I freely admit that I'm old-school. All you new-schoolers can now return to your belief that wide skis perform well on MOST of the in-resort conditions you see on a day-to-day basis inside a ski resort.

Thanks for giving me the opportunity to write my annual rant about the trend toward wider and wider (and wider) skis. The idea of a ski with a 140cm width (or more!) just makes me smirk. This CAN'T be serious.

Arrrrrgh.
You should make this rant at Mt Baker. Not only make the rant go up there and log 100 days and see how many of them you spend on groomers. You do realize that Powder can be found at most any resort days after the storm right?
post #68 of 72
Quote:
Originally Posted by SkiNebraski View Post
You should make this rant at Mt Baker. Not only make the rant go up there and log 100 days and see how many of them you spend on groomers. You do realize that Powder can be found at most any resort days after the storm right?
Maybe so but you spend more and more time on skied snow or groomed searching for fewer and fewer stashes in the trees in between storms. I'd rather be on a MidFat or GS ski cruising around looking for little stashes.

I guess back before 1995 there was tons more powder stashes available because nobody had any skis capable of skiing on it
post #69 of 72
I think you answered your own question. Go rent a pair of fatties and find out for yourself. There's a proper tool for any given job. You wouldn't take a Porsche 911 offroading and you wouldn't drive a Hummer on the race track. I've skied skinnies in deep powder and done the short slow powder hop down the hill, it can be fun if you're feeling nostalgic. But you'll have a lot more fun with the proper tool.

Also fatties can be useful for more than just really deep days. I was skiing last winter with around a foot or so of fresh on the mountain and some geezer on old school sticks was bitching about how he kept getting knocked around by the crud underneath. Meanwhile I was floating on top in blissful bottomless heaven on my fatties. So who was having more fun?
post #70 of 72
Quote:
Originally Posted by Kevin M View Post
So I ski mostly in the northeast (VT, NY) with 1 week long trip out west a year.

Given my eastern skiing tendency, naturally I have a stiff set of carver skis, 168 Volkl Allstars, which just ROCK on hard pack.

This year I'm going to get more time (about 11 full days of skiing) in Colorado and Utah and I'm starting to ask myself if wider skis will improve my off piste powder experience?

So should I be looking to rent wider skis on snowy days? How wide should I go while still maintaining some on piste capability?

I still have a blast in the powder with my "narrow" 70mm waisted skis and love the fact that I can jump on the groomer and aggresively carve. What should I look to try for fun this winter, for powder skiing purposes?
Modern technology give some of the new mid-fats (76-85mm) just as much edge hold as your 70mm waisted skis, most will also ski powder much easier. If you don't want to go to a quiver, you shoud demo some skis in this range for an all-purpose ski.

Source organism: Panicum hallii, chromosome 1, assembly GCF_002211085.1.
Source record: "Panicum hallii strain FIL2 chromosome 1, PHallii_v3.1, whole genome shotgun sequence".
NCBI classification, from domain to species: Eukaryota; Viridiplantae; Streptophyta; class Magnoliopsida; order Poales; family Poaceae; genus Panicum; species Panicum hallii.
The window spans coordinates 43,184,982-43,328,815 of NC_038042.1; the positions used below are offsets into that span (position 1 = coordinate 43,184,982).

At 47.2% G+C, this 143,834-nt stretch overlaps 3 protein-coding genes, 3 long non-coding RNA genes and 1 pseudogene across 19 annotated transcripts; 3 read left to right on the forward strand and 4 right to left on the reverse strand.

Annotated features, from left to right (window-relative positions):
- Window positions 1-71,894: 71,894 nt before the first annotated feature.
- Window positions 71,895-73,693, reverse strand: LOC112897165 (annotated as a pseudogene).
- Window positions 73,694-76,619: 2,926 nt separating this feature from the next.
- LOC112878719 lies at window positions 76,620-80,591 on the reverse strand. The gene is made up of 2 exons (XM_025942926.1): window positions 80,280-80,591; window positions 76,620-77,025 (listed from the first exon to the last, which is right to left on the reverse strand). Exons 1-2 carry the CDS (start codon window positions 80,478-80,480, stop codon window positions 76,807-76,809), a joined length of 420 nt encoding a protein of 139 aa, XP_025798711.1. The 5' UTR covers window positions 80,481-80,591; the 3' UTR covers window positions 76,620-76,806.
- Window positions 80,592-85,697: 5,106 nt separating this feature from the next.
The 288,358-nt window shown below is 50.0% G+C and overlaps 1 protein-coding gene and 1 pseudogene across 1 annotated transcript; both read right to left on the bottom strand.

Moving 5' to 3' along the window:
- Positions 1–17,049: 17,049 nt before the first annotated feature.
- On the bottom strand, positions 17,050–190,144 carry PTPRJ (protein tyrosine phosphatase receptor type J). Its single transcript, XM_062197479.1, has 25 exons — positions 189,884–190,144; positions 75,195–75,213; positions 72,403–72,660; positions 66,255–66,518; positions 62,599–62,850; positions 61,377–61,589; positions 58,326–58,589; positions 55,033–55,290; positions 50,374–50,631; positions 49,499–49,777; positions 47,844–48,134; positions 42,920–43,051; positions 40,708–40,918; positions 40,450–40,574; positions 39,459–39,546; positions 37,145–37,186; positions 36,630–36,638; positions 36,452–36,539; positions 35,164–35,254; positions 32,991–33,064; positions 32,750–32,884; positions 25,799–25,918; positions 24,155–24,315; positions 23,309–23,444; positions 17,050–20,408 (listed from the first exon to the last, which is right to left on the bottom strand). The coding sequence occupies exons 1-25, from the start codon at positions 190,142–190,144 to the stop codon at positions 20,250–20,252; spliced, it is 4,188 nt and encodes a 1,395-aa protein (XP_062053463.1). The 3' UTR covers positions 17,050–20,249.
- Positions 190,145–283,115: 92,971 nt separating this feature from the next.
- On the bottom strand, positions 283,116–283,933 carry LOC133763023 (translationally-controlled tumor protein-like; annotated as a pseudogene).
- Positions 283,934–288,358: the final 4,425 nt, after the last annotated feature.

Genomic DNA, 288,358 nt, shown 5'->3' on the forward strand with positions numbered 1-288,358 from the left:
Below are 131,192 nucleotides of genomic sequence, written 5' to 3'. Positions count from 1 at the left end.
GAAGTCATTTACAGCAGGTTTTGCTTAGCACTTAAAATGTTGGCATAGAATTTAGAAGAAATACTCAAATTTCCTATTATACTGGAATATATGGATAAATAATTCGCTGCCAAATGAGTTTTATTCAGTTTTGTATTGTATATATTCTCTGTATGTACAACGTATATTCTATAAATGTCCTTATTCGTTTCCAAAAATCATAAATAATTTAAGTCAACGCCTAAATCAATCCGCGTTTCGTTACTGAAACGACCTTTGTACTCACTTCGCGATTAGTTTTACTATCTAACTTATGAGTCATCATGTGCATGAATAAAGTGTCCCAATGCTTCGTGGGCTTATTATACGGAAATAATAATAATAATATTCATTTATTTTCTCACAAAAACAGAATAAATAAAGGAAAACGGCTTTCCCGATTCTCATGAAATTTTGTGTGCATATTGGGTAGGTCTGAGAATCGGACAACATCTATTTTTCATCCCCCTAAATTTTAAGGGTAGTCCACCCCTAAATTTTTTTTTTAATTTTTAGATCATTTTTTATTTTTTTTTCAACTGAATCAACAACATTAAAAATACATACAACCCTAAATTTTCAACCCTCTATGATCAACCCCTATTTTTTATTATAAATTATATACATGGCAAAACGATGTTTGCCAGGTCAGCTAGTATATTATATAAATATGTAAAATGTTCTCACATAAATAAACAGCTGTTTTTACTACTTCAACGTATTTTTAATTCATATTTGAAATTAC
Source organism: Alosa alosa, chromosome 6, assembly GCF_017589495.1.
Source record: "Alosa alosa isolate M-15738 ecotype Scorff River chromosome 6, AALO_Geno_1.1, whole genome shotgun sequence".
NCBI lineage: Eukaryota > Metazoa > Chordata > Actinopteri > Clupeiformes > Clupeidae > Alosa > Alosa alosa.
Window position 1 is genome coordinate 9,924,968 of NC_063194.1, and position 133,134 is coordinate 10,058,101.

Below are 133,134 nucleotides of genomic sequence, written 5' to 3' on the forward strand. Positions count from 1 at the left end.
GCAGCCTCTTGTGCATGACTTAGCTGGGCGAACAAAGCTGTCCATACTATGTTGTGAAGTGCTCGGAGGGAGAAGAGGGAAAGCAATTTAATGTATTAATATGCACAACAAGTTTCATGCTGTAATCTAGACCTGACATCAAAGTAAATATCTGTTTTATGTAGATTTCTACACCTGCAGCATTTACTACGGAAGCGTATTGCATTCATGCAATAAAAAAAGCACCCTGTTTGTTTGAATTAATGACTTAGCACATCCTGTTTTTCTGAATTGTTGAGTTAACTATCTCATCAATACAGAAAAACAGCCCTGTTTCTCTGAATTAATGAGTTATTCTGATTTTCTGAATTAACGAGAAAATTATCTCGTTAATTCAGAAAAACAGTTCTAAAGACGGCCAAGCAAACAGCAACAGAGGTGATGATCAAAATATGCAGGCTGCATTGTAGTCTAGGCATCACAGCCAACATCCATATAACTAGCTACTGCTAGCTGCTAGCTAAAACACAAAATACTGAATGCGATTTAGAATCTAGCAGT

What a lot of posters on this thread (except Bob Peters) don't think about is what happens after the powder's gone. Many times on the east coast, 2 hours after opening, we're left with powder bumps with 20 feet of glare ice in betweeen. I'll still be holding with my 80mm skis, but I can't imagine skiing that with 90+mm waisted skis.
post #71 of 72
Wow! Three pages of replies and I have to go back to 2004 when I posted a trip report after skiing my 6 Stars in deep pow. They were pretty good as I recall, but then again, I had never experienced a wider ski at that point. For any three dimensional snow you need 90+ mm at the waist and wider just seems to get better and better. I still get a chuckle out of this. Short Six Stars on Pow:







LOL Irul&ublo gave me such grief for using my daughter's skis:



No float, lots of work. Do yourself a favor and get a 100 mm ski. You may end up using it all the time. FWIW, I will take a powder day on short narrow skis any day of the week for fun, but it just gets so much better with the right equipment.
post #72 of 72
Funny how things have changed in just a few years.

In 2003-04 I skied powder days with a pair of 64mm Atomic C9's. People would see me heading off into the trees off trail at Heavenly and look at me strangely like where's that guy going? The upside was there would be fresh lines days after a storm.

In 2004-05 I used a pair of 85mm K2 Fujatives to ski 85 days of powder heaven when Kirkwood got 847 inches of snow for the season. That was the year Tahoe got 19 feet in 12 days around the holidays and people were sliding out of their second story windows because the first story was buried.

In 2005-06 I used a pair of 87mm Volkl Karmas as my main powder ski. Kirkwood got 861 inches for the season. The Karmas were plenty wide to ski in the 5 or 6 foot post storm drifts.

Now if I show up in a lift line at the big K on a powder morning with any of those skis I'd get laughed off the mountain. Everyone and their grandma are rocking 100mm+. The downside is with so many people turning into powder pigs I'm hiking for my turns and going BC by mid-day.